Eating Utensil Holder by mizulabo

Eating Utensil Holder by mizulabo

How do you identify the types of products that can be developed to make everyday items easier to use for the elderly (and others)?
It’s a general method that involves product, market, and patent research. Now we can take in a variety of information through networks, so I also often test products in a real market. And there are lots of needs in our daily life. I started from a relatively simple item, a cap and tab opener.

"Higaki", Cap & Tab Opener by mizulabo

“Higaki”, Cap & Tab Opener by mizulabo

While these are assistive devices, they’re also incredibly beautifully designed, so that they’re basically utilitarian art. Tell me more about the design process and how you picked patterns for each item.
It’s a result of trial and error. First I simplify a function of a device. Next, I make a simplified prototype by using a desktop 3D printer. I then evaluate the function and durability. Afterward, I design it based on the simplified prototype. I usually repeat that process until a satisfactory result is obtained.

Finger Input Device by mizulabo

Finger Input Device by mizulabo

Check out Tatsuo’s Shapeways shop here. His gadgets are snazzy little gizmos that are more like life-hacks, suggesting that 3D printing is changing the assistive device game  creating tools that are more useful, affordable, and beautiful than before.

Trending: Fidget Toys

As someone with way too much energy — I’m a constant pen-clicker, toe-tapper, doodler (and more) — I was excited to see some products trending on the Shapeways marketplace that are perfect little fidget toys. This array of ingenious designs allows you to use skateboard bearings and interlocking elements to create and print your own compact gizmos for noiseless fidgeting.

These types of toys are definitely becoming more popular, with Buzzfeed even offering a roundup of jewelry and products that can help you calm down (which included Oddity’s Finger Hula Hoop on Shapeways). One standout gadget is the Cog Tri Spinner Fidget Spinner, which turns standard skateboard bearings into hours of fidgeting fun.

Below are a few more products that we think deserve shout-outs for being awesome fidget toys:

This working propeller ring is not only a fun little jewelry piece, it also exemplifies what’s possible with our recently launched interlocking metals capability. Pick one up and take it for a spin.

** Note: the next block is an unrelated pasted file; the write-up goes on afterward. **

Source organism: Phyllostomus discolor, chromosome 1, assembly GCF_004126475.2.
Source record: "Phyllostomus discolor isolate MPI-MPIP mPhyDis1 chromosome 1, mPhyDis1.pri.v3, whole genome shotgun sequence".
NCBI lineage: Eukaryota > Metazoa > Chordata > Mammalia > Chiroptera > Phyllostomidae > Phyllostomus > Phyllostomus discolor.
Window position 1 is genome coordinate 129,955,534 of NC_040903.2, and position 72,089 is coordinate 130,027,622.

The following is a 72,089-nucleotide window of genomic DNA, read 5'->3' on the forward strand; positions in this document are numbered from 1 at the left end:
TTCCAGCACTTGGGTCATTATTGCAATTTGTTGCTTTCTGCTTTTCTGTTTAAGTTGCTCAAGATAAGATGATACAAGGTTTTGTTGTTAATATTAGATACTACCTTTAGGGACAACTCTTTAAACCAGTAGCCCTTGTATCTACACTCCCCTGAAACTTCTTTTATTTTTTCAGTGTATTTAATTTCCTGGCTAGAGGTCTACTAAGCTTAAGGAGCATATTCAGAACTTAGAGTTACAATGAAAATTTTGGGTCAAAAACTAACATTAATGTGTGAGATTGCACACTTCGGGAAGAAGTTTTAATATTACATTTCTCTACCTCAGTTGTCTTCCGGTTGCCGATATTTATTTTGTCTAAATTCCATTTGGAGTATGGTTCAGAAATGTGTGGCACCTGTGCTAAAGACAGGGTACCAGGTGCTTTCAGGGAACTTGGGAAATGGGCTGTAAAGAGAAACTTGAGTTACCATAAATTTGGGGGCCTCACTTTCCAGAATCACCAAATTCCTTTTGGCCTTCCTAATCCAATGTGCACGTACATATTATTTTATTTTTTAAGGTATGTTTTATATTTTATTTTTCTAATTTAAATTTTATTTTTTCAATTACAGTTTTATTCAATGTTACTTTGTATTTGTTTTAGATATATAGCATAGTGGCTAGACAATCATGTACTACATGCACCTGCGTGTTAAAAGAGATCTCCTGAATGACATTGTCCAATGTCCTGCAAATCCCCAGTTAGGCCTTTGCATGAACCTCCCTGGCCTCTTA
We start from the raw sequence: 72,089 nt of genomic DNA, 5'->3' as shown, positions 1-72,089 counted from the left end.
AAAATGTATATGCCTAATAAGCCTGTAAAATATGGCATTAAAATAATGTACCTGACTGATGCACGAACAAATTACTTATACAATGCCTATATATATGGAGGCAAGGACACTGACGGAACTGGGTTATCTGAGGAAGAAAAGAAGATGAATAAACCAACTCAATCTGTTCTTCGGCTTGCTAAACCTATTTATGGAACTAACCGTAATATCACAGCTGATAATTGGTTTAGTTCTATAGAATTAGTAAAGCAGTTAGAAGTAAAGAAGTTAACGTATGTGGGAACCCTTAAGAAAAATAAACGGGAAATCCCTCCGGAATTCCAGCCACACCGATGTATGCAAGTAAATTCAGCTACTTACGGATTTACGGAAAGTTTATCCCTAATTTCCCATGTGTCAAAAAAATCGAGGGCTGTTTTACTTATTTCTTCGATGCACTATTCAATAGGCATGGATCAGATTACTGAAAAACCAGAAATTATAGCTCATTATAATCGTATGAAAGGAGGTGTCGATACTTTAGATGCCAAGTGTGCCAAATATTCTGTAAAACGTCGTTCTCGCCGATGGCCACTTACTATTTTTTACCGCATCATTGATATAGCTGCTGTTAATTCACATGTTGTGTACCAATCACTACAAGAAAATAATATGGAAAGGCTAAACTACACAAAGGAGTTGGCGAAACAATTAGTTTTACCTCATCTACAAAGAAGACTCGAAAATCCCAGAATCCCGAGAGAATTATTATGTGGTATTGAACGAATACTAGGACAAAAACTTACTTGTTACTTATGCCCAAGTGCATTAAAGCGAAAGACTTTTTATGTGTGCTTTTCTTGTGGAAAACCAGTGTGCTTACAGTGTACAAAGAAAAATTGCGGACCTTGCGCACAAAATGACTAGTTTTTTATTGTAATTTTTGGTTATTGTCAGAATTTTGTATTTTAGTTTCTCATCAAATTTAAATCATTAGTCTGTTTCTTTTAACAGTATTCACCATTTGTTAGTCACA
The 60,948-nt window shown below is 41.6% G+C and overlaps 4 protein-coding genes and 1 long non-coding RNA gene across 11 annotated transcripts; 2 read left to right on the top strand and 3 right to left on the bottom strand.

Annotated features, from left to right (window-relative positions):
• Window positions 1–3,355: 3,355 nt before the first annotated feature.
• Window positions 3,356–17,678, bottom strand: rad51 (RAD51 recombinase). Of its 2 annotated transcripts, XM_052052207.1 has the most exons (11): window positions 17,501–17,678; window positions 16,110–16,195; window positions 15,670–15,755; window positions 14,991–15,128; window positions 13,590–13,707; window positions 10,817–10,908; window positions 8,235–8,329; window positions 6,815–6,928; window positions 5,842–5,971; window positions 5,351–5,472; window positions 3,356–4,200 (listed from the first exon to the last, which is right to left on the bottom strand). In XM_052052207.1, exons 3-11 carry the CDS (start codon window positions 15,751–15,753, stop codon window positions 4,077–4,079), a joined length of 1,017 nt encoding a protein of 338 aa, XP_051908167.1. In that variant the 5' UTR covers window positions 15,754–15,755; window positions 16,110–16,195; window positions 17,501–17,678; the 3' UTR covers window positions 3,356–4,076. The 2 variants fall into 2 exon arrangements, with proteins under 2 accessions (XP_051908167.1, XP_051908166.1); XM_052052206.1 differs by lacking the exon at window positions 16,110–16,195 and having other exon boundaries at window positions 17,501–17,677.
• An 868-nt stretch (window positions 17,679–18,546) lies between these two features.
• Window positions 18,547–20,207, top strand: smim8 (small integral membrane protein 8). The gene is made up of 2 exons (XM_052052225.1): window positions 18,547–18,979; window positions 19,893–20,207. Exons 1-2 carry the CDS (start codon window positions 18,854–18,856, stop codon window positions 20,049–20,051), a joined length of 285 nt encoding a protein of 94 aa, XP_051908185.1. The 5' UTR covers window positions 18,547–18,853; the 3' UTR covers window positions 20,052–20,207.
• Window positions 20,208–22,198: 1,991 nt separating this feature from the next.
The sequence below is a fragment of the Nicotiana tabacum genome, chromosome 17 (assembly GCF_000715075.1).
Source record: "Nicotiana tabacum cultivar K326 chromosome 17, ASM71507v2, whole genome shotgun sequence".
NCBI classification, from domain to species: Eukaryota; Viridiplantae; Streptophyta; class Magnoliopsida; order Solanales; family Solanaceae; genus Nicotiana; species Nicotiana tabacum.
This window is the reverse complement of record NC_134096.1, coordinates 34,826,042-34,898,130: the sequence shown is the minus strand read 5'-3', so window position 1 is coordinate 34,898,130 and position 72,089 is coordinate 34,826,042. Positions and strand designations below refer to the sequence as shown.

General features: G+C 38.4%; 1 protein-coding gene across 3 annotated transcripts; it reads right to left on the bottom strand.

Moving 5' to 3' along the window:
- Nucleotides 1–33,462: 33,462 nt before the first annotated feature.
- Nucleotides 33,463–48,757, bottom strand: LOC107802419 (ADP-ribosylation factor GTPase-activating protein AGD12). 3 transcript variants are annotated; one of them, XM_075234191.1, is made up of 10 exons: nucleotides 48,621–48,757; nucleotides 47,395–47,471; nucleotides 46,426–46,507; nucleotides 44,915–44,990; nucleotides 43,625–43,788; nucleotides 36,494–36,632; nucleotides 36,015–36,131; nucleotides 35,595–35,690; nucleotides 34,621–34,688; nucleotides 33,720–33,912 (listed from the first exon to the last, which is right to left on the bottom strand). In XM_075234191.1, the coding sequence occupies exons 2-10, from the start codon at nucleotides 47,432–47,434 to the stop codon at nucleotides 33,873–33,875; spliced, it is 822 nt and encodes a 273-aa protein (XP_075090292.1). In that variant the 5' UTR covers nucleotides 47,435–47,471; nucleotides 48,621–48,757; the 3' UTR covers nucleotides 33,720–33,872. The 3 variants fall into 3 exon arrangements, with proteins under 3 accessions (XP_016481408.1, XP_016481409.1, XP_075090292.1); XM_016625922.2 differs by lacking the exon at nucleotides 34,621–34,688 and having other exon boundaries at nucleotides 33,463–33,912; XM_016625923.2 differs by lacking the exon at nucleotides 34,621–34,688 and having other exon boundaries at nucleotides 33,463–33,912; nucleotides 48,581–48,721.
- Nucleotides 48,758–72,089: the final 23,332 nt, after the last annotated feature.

While similar to the spinner above, The Swirl has a minimalist design that’s worth checking out.

 

This Twisting Links Fidget series is designed to be a discreet but effective fidget toy with tactile sensation and endless movement.

4 Gadget Gift Making Trends For Holiday 2016!!

With the holidays quickly approaching, we’re excited to be positioning Shapeways as the go-to for unique, customizable gifts– and our designers are crucial to growing that marketplace. We’ve identified some of the hottest tech hobbyist trends of this year to inspire our makers to stretch their imaginations and consider creating accessories for each, making them on-demand stocking stuffers.

Raspberry Pi: With this little computer giving you a lot of power to program and create, what better companion for it than 3D printed accessories? We’d suggest our designers tap into Shapeways customizable product feature to create Raspberry Pi cases or stands– because while it’s what’s on the inside that matters, it doesn’t hurt to have a neat exterior for your favorite gadget.Apple III Raspberry Pi Case 3d printed

Raspberry Pi Apple III case by RetroConnector

iPhone 7: With Apple’s latest release being on (most) people’s wishlists and being significantly different than previous models, it’s a great opportunity to tap into creative cases and accessories.The Vibe iPhone Case - 40033196:7.67 3d printed

The Vibe iPhone Case by Cacai

GoPro Hero 5 (Black and Session): GoPro’s latest cameras come in two sizes, meaning double the accessory options! Because both work on voice-command, there should be some fun potential for newly designed cases and accessories. We also hear that while the Hero 4 Black is waterproof, it won’t float so some aquatic accessories could be useful.Boonie Hat Mount for GoPro Cameras (Slim Case) 3d printed

Boonie Hat Mount for GoPro Cameras by BrainExploder Creations

Apple Watch Series 2: The new Apple Watch model is about the same size and shape as its predecessor but slightly thicker. We’ve been seeing some great watch docks and charging stations, and there’s limitless room for variations.Apple Watch Metal Bumper 42mm 3d printed

 

Apple Watch Metal Bumper by Amznfx

Remember, one of the most important parts of leveraging the products you create is showing vs. telling shoppers what your product does. Quality photos tell a thousand (or more) words and super nifty videos are even better.

Shop More Gadget and Tech Trends Here!